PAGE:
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It’s science: Having younger siblings helps you become a more caring person

After close to two years as an only child, my son is still adjusting to life with his 4-month-old sister. But while there have been plenty of bumps, I’ve had no reason to doubt that the sibling relationship will enrich both of their lives —and now a new study confirms it.

Although research has long shown the positive role of older siblings in their younger siblings’ lives, a report published last month in the journal Child Development proves little brothers and sisters positively affect their older siblings’ empathy abilities, too.

In a statement, co-author Sheri Madigan, Canada Research Chair in Determinants of Child Development, says, “Our findings emphasize the importance of considering how all members of the family, not just parents and older siblings, contribute to children's development.”

For the longitudinal study, researchers examined 452 sets of ethnically diverse sibling pairs in Canada between the ages of 18 and 48 months by videotaping interactions in the family homes and collecting questionnaires from the mothers. They gauged empathy by observing both siblings’ facial and behavioral responses to an adult play-acting distress.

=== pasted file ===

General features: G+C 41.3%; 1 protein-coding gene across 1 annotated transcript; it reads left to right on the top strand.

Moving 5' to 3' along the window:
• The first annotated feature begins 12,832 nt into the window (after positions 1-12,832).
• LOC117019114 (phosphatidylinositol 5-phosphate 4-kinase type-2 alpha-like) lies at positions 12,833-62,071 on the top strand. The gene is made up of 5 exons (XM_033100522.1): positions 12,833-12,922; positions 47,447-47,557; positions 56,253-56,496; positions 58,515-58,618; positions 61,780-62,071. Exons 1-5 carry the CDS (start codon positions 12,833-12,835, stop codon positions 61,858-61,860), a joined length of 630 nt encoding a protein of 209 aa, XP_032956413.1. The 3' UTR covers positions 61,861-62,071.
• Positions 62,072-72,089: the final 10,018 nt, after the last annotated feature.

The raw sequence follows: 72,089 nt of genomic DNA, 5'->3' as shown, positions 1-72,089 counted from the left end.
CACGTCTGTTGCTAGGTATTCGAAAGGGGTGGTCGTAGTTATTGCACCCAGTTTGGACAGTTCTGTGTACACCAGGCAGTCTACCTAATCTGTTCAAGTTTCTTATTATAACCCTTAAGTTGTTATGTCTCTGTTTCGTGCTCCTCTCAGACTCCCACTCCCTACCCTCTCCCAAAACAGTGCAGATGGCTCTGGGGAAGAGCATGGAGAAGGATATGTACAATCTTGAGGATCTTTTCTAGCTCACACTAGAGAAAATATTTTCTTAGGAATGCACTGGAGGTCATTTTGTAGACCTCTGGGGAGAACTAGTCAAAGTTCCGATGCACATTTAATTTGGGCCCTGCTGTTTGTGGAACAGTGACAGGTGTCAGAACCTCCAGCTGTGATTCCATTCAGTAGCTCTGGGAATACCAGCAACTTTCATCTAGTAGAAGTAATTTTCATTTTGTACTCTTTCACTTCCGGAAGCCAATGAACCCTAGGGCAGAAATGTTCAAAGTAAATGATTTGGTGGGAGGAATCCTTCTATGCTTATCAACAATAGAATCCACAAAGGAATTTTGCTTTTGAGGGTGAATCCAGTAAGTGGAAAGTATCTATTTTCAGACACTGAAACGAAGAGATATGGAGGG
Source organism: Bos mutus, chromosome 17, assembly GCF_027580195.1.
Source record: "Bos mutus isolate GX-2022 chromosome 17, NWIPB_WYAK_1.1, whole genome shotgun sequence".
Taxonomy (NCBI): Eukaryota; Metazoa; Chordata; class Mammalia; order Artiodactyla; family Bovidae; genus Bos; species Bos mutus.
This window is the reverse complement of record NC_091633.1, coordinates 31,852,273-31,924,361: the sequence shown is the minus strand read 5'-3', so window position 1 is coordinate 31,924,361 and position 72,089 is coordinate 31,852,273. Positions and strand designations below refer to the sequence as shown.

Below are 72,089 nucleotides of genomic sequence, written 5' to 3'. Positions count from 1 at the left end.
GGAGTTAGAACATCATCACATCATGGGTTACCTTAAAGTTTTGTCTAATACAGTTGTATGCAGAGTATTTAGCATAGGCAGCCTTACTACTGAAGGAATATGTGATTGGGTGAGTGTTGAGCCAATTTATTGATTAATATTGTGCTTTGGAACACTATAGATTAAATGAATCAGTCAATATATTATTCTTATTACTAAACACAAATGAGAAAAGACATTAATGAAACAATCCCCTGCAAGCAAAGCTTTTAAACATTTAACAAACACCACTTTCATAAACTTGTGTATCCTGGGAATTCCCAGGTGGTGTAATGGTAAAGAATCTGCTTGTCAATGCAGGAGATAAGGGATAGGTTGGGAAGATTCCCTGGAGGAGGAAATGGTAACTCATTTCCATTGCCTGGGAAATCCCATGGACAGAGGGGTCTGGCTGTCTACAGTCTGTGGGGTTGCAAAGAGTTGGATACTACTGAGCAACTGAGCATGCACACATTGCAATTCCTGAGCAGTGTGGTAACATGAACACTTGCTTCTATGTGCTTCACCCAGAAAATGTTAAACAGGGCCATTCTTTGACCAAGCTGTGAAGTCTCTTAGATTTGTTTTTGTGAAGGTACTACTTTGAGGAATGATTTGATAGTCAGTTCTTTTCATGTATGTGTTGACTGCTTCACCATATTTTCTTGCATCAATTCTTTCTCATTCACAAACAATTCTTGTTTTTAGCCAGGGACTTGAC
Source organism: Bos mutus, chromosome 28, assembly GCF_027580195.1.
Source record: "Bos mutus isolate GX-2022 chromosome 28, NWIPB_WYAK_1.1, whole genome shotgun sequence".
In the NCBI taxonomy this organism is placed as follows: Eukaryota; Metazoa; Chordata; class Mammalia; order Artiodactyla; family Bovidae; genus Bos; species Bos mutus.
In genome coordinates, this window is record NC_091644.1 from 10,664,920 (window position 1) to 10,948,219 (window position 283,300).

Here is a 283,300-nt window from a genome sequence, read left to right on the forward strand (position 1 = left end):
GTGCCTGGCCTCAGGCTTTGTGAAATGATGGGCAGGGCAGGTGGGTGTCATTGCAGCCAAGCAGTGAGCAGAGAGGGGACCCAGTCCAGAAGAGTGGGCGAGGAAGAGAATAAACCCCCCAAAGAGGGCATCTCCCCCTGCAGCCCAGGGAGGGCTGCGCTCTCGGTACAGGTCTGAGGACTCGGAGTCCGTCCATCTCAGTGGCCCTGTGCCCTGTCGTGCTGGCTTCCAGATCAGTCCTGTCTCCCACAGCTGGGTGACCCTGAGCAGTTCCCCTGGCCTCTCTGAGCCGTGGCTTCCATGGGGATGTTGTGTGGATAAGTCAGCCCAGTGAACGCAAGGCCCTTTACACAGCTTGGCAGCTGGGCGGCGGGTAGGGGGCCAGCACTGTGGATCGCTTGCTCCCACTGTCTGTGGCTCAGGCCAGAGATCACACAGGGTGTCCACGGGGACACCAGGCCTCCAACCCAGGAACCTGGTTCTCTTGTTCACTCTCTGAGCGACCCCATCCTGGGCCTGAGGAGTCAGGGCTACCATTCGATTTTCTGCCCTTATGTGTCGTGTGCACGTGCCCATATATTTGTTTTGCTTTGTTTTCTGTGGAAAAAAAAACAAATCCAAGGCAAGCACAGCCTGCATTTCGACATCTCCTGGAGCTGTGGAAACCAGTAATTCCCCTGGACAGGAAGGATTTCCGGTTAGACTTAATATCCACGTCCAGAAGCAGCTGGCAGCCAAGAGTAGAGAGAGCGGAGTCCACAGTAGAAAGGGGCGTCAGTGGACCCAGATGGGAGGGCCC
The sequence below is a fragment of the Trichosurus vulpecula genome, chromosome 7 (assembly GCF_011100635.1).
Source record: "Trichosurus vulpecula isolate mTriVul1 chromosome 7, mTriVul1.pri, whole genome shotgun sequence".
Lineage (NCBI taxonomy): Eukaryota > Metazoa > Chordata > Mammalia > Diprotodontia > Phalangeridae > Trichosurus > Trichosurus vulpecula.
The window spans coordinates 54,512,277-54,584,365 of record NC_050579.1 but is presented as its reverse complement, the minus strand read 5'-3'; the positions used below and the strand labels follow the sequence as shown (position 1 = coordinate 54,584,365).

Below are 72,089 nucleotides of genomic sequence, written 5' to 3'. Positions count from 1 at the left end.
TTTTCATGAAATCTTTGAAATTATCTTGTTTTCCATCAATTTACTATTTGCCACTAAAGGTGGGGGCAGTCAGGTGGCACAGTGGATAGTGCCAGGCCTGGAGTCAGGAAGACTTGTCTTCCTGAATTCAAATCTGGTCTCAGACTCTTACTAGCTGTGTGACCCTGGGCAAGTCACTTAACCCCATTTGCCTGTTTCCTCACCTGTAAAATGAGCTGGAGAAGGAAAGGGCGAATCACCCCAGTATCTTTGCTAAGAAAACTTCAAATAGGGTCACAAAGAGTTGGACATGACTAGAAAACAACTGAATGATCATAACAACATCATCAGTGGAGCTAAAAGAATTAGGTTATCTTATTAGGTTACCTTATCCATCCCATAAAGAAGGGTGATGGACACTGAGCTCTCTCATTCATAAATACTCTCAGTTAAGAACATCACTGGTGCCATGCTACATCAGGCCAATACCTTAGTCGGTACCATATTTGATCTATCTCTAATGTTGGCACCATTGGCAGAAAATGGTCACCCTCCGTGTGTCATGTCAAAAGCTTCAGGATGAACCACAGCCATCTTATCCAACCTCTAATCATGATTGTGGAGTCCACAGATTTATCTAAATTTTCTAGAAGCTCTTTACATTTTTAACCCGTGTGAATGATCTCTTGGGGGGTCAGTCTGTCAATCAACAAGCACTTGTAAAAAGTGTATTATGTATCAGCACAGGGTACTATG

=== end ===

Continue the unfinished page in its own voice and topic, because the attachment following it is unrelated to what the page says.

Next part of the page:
By assessing the responses 18 months later, researchers were able to determine that the empathy skills of older siblings improved the longer they had adjusted to life with a little brother or sister.

“The influence of younger siblings has been found during adolescence, but our study indicates that this process may begin much earlier than previously thought,” says Madigan.

There was just one notable exception: Younger brothers of little sisters didn’t appear to inspire the same kind of empathetic maturation. To understand the reason behind that, they said more research is needed.

This latest report is in line with the findings presented in the book The Eldest Daughter Effect, which the authors previously told Motherly explains how big sisters are primed for leadership roles later in life.

“They take responsibility, first for themselves—‘Don’t worry, mama, I can dress myself,’ and then for their siblings— ‘Don’t worry, mama, I will look out for them,’” the authors write. “Taking responsibility, being diligent and dutiful, thus becomes second nature.”

As hard as this may be to believe for those of us refereeing a dozen sibling disagreements per day, it certainly is a welcome reminder that our kids are better for it.

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